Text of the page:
The Brookville Church in Glen Head is offering a special blessing of pets at 10 a.m. Sunday in honor of St. Francis of Assisi, the patron saint of animals, whose feast day is celebrated on Oct. 4. This week’s clergy discuss how pet parents can cope when those blessed and beloved animal family members are no longer with us.
Chair, board of trustees, Parliament of the World’s Religions
Losing a pet is surely a sad event. A pet always becomes part of the family, engendering love, care and affection toward them. Their loss is disturbing, even more so as we do not know how painful their death was because they cannot speak to us to tell us how they were feeling. But with all passings of a soul, whether animal or human, the transient nature of our existence is central to Jain philosophy. Nothing will last forever, and we all are just a medium of support to each and every soul that comes in contact with us. We should carry on the memories of a soul, but never feel sorry for our pet, as the soul has only moved on to another life and is celebrating its existence there. When we are born, we do not remember where we came from and who suffered grief after we left them behind. When a pet’s soul moves on to the next life, we should recall the happy times we spent with them, and not be saddened. Because the relationship has been one of love and affection, there is hope that we will meet this soul in some other form in the future and continue to build on the bond.
THE REV. VICKY L. EASTLAND
Pastor, Brookville Reformed Church, Glen Head
When my family lost our beloved Jack Russell terrier in 2018, a friend passed along to me a book she had been given when her dog died. “For Every Dog an Angel” by Christine Davis was comforting for me to read. I was given the book with the request to pass it on to someone else in need of comfort. Not long after that, I knew the perfect person to pass it to. My friend lost what she labeled her “soul dog,” and when I asked her recently what brought her comfort, she said the healing began once her family adopted another dog. She said loving another dog that needed rescuing truly rescued her. Everyone grieves differently and what brought me or my friend comfort may not be what brings another comfort when their pet dies. I believe in the end, all things will be restored, and that includes animals. But as a pastor, what I believe theologically about what happens to our pets after they die is less important than meeting the grieving where they are and letting them take the lead in sharing what is in their hearts. It is best to leave our theology at the door and more important to listen and offer support.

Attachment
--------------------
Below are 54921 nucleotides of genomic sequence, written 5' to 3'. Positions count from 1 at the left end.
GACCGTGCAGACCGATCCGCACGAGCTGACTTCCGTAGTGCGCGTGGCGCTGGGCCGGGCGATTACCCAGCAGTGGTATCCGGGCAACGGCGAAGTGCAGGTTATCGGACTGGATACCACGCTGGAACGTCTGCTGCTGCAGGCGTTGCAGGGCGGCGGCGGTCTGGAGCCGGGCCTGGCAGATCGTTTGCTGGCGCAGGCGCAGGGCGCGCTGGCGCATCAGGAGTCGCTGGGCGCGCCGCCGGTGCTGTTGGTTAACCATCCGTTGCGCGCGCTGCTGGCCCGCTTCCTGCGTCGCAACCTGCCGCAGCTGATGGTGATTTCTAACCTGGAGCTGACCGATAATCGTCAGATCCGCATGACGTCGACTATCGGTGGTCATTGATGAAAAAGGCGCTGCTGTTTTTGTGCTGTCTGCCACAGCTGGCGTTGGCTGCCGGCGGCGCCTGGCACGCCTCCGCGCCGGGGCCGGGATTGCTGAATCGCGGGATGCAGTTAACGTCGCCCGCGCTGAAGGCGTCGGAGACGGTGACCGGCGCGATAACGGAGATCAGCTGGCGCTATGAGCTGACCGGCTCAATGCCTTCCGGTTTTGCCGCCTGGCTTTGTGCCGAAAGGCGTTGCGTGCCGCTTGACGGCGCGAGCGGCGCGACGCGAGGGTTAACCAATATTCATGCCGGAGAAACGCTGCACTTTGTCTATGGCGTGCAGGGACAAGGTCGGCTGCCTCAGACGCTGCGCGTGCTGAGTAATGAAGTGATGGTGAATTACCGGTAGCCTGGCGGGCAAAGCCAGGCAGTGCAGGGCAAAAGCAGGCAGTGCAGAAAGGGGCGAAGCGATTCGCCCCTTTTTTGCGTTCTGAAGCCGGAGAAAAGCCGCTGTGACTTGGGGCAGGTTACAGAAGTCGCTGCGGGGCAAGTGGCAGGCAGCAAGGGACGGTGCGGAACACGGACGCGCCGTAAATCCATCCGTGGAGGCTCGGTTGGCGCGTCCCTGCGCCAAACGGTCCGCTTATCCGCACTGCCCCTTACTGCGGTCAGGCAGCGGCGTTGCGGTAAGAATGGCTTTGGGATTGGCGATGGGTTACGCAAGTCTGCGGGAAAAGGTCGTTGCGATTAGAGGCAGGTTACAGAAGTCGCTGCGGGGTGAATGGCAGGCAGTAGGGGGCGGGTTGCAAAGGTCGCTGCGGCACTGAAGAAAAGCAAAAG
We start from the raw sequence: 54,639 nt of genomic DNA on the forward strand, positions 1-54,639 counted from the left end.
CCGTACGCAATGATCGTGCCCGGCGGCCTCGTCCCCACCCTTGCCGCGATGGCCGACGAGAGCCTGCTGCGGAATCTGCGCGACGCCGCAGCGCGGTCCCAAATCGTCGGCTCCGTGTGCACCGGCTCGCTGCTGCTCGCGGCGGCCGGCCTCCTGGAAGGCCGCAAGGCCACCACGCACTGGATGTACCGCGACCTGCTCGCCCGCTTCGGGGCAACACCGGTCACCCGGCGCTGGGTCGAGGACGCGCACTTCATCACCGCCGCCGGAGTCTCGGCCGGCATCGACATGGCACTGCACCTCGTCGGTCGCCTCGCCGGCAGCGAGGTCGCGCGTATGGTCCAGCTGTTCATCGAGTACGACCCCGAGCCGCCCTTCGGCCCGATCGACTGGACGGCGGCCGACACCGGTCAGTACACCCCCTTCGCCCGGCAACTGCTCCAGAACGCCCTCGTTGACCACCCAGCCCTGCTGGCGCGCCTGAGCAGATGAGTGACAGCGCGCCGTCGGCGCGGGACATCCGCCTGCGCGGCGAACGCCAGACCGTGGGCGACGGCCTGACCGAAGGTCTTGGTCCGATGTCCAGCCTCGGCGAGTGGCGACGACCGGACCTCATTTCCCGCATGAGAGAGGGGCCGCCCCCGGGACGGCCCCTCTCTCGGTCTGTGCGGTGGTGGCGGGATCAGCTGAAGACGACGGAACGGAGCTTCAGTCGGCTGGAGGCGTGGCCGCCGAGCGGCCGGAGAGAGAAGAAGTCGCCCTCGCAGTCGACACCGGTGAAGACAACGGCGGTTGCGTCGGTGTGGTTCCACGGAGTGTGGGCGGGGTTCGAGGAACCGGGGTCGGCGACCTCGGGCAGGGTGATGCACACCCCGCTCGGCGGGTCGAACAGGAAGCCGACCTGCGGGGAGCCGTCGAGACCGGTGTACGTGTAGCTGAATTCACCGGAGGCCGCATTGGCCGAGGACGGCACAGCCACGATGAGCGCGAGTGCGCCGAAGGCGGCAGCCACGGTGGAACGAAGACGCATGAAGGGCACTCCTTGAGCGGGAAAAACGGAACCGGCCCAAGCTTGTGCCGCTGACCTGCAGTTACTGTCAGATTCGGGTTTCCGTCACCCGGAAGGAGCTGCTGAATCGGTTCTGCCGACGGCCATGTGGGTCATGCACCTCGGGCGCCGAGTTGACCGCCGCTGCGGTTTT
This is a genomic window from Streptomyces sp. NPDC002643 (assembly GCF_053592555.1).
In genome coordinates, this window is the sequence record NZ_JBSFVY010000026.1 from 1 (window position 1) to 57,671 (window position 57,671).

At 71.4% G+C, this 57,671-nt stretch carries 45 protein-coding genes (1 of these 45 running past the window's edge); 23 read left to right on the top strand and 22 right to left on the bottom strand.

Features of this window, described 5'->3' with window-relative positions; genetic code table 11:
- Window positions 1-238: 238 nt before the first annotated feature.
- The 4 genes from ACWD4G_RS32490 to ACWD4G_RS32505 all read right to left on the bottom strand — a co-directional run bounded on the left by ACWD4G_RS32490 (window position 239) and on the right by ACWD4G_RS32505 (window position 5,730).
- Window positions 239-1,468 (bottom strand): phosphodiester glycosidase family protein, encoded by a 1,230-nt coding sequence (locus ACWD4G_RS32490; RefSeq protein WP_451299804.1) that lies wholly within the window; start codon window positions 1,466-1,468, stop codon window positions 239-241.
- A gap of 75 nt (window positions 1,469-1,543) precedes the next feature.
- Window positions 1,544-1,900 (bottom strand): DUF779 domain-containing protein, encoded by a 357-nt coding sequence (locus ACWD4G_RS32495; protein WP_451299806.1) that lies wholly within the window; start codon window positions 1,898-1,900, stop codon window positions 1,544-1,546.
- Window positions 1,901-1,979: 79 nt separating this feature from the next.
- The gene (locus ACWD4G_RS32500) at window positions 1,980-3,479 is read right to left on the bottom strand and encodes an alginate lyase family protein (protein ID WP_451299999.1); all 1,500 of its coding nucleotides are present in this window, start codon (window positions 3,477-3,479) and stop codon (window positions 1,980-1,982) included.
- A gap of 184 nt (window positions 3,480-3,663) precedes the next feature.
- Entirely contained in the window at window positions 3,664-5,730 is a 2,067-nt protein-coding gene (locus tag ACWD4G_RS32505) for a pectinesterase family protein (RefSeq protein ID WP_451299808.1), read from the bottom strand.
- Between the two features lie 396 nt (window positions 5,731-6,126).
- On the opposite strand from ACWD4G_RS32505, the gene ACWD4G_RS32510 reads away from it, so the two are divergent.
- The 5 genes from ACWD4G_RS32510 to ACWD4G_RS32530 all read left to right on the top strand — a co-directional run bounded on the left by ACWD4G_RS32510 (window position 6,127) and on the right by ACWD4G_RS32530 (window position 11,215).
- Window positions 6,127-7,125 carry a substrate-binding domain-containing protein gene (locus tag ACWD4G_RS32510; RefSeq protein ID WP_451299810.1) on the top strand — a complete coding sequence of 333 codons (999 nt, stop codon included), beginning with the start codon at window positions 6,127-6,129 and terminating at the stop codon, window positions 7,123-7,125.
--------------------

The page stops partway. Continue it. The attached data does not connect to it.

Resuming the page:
RICHARD L. KORAL
Clergy-leader, Ethical Humanist Society of Long Island, Garden City
It is one of the tragedies in life that dogs and cats have much shorter lives than their human companions. I have outlived several beloved dogs and cats in my lifetime and their loss has been deeply felt each time. Those who don’t have pets in their homes might find it difficult to appreciate how deep the bond can be. Having a close relationship with a dog can show that non-verbal communication is rich and fulfilling. When we see how dogs can read our emotions and even sense the onset of seizures or heart attacks in their owners, it is apparent that they have much more insight into our state of being than we admit. It should be no surprise that humans can come to deeply rely on their companionship and their presence. They assume a place in the family. Losing a furry family member causes trauma. It’s been four years since my terrier Presto died, and I still sometimes think I see him from the corner of my eye. When someone loses a pet, we should respect their grief and allow them to mourn fully.